"We will surely tell the king all these words," said the princes to Baruch, for they were afraid of the punishments which Jeremiah had foretold. "Tell us how you wrote these words?"

"Jeremiah spoke all these words with his mouth and I wrote them with ink in a book," answered the scribe. Then the princes told Baruch to hide Jeremiah and himself, for the king would be very angry when he heard the words which the prophet had spoken.

The princes told Jehoiakim about the book, and he sent one of his servants to bring it to him. Then the servant began to read it in the ears of the king, and in the ears of all the princes which stood beside the king. It was winter and there was a fire burning on the hearth before the king. When the servant had read three or four leaves of the book, the king took his penknife and cut them from the book and threw them into the fire. He did this to each leaf until the entire book had been consumed in the fire that was on the hearth.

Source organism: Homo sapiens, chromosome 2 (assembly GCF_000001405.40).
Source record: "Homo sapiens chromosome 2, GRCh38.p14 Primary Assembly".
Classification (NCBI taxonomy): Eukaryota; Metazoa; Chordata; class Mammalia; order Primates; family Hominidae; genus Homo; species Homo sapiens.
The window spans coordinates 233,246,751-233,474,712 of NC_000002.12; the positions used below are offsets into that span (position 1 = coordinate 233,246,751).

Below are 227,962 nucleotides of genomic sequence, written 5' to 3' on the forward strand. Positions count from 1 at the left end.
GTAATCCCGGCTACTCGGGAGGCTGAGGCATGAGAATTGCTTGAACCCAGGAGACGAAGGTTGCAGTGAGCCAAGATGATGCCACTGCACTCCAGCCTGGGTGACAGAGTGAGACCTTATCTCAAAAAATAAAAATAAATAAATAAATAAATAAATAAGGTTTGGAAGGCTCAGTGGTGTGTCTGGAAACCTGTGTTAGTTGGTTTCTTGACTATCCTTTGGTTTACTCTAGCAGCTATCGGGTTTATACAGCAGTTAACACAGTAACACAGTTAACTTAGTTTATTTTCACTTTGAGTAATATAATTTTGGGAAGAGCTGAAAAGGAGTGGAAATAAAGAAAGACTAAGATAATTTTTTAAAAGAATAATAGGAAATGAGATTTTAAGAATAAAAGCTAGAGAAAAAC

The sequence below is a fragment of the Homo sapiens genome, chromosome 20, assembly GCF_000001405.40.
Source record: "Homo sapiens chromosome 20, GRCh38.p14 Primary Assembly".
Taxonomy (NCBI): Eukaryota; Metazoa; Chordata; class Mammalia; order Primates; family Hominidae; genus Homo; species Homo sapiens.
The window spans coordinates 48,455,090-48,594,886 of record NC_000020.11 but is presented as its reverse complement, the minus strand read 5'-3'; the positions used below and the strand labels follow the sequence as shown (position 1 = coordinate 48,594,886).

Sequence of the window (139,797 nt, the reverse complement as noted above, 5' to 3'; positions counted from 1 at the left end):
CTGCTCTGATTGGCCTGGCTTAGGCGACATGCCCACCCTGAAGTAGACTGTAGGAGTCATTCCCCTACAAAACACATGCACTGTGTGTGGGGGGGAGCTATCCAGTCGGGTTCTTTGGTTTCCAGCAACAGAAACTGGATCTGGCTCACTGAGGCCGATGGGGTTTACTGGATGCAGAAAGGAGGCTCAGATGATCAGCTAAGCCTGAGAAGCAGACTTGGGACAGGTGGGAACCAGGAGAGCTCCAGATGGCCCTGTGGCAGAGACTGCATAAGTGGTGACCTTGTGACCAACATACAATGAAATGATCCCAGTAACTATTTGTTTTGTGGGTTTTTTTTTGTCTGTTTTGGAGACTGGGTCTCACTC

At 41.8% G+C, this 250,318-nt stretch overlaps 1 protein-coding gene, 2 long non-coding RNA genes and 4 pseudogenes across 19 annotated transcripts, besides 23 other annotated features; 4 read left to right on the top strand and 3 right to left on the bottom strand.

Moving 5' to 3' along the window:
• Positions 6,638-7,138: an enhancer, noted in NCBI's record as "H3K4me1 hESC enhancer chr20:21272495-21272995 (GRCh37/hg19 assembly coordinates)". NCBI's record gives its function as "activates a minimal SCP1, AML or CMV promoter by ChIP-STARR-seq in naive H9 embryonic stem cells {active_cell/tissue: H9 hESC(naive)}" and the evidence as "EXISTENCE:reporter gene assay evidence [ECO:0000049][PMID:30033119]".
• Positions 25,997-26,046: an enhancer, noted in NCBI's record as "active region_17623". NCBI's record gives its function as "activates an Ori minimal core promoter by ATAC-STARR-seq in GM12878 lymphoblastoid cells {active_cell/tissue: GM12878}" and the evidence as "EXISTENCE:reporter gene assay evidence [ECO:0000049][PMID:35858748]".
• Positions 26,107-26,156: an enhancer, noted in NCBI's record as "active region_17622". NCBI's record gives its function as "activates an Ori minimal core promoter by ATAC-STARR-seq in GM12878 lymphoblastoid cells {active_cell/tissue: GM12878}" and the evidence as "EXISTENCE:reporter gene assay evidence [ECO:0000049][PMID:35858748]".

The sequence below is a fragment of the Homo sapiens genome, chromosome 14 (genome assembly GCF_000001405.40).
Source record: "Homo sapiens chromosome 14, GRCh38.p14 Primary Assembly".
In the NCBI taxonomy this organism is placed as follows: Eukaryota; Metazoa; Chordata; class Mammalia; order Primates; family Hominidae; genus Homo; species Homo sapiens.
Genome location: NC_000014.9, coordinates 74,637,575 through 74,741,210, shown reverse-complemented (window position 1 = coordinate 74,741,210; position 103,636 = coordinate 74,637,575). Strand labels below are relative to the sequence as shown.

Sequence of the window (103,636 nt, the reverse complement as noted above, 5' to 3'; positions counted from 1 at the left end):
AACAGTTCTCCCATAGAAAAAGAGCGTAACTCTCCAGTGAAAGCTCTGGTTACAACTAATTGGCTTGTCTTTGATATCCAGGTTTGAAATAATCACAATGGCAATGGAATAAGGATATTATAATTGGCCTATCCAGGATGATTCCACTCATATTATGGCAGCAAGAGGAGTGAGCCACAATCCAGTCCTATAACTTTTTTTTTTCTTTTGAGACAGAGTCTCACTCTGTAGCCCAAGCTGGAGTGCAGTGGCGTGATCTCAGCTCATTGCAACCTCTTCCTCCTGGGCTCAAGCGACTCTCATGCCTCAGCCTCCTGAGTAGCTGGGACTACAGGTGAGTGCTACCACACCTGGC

Three of the princes begged the king not to destroy the book as it was read to him and them, but he paid no heed to their requests. The king and the princes were not afraid when they heard the prophecy of the punishment which was to come upon Judah, and by no means repented of their sins. On the other hand the king was angry with Jeremiah for speaking the words and with Baruch for writing the book, and sent his officers to get them. But the Lord hid the prophet and the scribe so that the soldiers could not find them.